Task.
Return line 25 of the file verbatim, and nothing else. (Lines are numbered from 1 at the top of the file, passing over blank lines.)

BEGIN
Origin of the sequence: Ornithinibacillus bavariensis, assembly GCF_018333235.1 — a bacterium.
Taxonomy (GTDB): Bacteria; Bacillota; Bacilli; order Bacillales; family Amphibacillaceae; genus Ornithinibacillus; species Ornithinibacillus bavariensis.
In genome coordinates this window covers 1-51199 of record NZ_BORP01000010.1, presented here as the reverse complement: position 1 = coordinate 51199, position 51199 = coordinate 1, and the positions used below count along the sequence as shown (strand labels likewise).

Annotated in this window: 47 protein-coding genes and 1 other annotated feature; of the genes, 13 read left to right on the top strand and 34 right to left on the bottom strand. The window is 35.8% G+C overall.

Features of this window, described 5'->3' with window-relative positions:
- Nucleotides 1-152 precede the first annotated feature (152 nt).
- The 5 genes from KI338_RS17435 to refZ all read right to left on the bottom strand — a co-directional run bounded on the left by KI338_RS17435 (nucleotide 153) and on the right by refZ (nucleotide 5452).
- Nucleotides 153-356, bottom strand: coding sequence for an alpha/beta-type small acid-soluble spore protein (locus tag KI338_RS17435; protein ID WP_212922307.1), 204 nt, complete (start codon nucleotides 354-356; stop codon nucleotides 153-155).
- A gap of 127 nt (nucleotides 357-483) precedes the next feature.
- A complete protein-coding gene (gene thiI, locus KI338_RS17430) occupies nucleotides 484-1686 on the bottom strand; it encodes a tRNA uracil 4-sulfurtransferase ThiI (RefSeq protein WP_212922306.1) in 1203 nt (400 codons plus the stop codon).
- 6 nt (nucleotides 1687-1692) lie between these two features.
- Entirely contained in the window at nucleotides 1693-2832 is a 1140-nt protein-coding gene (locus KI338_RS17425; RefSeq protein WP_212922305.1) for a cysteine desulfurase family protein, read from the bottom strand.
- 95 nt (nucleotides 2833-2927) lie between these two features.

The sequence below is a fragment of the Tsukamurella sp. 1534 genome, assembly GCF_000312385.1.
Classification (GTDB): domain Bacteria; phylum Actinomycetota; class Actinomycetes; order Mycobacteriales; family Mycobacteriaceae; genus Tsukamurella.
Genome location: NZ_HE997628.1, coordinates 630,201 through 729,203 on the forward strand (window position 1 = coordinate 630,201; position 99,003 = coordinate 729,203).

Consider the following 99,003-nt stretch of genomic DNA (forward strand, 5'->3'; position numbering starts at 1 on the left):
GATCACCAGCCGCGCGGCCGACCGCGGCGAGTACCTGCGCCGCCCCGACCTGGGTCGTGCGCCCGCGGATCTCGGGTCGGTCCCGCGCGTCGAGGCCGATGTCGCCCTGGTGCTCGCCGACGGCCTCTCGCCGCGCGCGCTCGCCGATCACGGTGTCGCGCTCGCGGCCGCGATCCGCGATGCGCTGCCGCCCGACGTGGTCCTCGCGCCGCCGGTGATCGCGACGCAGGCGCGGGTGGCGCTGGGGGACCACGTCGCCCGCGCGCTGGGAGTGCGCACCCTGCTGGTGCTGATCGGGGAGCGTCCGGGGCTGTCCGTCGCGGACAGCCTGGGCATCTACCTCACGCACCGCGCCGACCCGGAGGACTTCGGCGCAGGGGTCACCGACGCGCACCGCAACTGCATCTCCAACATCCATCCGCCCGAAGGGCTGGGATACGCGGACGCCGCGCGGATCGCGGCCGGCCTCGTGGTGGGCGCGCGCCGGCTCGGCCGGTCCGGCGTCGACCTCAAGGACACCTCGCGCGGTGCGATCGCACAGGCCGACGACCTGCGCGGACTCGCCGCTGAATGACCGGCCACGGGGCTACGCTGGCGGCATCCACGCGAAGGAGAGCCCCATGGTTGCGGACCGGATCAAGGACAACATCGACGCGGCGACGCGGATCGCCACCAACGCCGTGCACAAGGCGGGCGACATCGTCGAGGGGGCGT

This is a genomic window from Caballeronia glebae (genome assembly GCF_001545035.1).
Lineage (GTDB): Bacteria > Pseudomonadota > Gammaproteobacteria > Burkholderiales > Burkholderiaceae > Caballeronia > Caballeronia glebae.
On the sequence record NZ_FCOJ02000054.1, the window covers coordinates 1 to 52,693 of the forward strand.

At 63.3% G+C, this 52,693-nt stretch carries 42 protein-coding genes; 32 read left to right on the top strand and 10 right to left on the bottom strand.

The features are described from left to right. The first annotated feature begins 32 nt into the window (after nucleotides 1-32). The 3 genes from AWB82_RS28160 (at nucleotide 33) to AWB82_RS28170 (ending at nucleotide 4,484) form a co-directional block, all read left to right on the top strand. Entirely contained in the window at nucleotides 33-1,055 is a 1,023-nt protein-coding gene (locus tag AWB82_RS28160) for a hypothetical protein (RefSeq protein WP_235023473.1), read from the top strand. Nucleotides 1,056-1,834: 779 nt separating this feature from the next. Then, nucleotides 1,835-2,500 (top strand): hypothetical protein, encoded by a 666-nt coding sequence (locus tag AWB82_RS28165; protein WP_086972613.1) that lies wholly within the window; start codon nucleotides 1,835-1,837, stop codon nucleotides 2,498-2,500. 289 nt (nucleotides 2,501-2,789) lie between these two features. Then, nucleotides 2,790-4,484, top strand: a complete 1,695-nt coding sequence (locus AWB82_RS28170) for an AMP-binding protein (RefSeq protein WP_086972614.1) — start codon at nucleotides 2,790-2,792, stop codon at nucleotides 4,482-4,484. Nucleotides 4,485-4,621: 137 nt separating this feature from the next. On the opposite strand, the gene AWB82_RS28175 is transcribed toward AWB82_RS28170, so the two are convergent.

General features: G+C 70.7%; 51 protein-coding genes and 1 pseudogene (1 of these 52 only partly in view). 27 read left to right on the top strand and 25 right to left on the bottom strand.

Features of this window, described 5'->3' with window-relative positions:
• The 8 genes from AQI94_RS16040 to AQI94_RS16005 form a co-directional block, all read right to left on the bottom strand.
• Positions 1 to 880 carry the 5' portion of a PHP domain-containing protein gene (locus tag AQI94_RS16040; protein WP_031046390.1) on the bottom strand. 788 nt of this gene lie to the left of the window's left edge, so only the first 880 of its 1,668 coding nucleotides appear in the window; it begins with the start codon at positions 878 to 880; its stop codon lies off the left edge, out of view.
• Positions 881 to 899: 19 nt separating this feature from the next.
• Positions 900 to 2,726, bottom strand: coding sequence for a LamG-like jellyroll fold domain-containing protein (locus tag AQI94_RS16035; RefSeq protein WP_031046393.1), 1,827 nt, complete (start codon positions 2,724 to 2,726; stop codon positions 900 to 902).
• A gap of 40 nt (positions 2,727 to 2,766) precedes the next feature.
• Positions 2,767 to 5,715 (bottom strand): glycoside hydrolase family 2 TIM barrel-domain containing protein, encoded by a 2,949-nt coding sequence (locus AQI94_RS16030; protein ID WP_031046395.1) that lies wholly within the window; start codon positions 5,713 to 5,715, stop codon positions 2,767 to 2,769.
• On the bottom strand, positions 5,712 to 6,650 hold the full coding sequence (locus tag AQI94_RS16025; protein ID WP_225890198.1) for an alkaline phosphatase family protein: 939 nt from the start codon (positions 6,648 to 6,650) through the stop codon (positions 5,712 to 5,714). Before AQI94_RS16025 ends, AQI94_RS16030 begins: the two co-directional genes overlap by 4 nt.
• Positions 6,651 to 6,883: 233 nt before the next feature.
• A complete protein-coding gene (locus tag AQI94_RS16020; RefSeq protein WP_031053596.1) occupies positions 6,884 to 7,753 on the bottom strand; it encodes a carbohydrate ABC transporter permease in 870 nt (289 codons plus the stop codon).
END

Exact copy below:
Features of this window, described 5'->3' with window-relative positions: